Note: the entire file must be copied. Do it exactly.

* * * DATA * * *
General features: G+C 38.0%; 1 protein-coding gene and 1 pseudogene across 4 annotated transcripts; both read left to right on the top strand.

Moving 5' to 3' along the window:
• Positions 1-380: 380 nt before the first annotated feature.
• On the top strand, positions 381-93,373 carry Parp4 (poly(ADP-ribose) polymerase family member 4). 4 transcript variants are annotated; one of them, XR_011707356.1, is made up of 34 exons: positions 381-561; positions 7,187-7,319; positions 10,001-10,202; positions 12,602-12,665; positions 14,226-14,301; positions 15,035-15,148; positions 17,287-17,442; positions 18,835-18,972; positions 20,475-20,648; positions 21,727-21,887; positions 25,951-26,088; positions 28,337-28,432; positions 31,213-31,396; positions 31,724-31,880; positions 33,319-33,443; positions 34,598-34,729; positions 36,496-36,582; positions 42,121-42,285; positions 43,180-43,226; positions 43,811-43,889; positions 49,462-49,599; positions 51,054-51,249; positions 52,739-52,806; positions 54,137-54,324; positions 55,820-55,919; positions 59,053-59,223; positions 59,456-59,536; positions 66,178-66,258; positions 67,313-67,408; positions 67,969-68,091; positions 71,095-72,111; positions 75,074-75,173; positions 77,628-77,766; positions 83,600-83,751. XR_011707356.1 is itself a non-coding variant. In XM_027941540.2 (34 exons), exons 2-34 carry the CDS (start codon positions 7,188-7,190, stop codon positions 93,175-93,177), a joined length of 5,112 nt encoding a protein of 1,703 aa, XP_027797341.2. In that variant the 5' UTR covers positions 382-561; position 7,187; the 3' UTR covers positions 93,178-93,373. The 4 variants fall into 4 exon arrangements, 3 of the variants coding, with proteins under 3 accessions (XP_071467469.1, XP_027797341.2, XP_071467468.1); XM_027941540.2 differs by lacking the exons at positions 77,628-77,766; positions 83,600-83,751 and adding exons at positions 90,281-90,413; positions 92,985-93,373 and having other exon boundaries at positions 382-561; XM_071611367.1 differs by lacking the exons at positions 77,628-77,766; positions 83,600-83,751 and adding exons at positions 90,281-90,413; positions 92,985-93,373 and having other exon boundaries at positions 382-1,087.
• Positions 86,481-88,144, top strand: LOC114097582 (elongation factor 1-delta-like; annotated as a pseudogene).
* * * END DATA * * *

General features: G+C 38.0%; 1 protein-coding gene and 1 pseudogene across 4 annotated transcripts; both read left to right on the top strand.

Moving 5' to 3' along the window:
• Positions 1-380: 380 nt before the first annotated feature.
• On the top strand, positions 381-93,373 carry Parp4 (poly(ADP-ribose) polymerase family member 4). 4 transcript variants are annotated; one of them, XR_011707356.1, is made up of 34 exons: positions 381-561; positions 7,187-7,319; positions 10,001-10,202; positions 12,602-12,665; positions 14,226-14,301; positions 15,035-15,148; positions 17,287-17,442; positions 18,835-18,972; positions 20,475-20,648; positions 21,727-21,887; positions 25,951-26,088; positions 28,337-28,432; positions 31,213-31,396; positions 31,724-31,880; positions 33,319-33,443; positions 34,598-34,729; positions 36,496-36,582; positions 42,121-42,285; positions 43,180-43,226; positions 43,811-43,889; positions 49,462-49,599; positions 51,054-51,249; positions 52,739-52,806; positions 54,137-54,324; positions 55,820-55,919; positions 59,053-59,223; positions 59,456-59,536; positions 66,178-66,258; positions 67,313-67,408; positions 67,969-68,091; positions 71,095-72,111; positions 75,074-75,173; positions 77,628-77,766; positions 83,600-83,751. XR_011707356.1 is itself a non-coding variant. In XM_027941540.2 (34 exons), exons 2-34 carry the CDS (start codon positions 7,188-7,190, stop codon positions 93,175-93,177), a joined length of 5,112 nt encoding a protein of 1,703 aa, XP_027797341.2. In that variant the 5' UTR covers positions 382-561; position 7,187; the 3' UTR covers positions 93,178-93,373. The 4 variants fall into 4 exon arrangements, 3 of the variants coding, with proteins under 3 accessions (XP_071467469.1, XP_027797341.2, XP_071467468.1); XM_027941540.2 differs by lacking the exons at positions 77,628-77,766; positions 83,600-83,751 and adding exons at positions 90,281-90,413; positions 92,985-93,373 and having other exon boundaries at positions 382-561; XM_071611367.1 differs by lacking the exons at positions 77,628-77,766; positions 83,600-83,751 and adding exons at positions 90,281-90,413; positions 92,985-93,373 and having other exon boundaries at positions 382-1,087.
• Positions 86,481-88,144, top strand: LOC114097582 (elongation factor 1-delta-like; annotated as a pseudogene).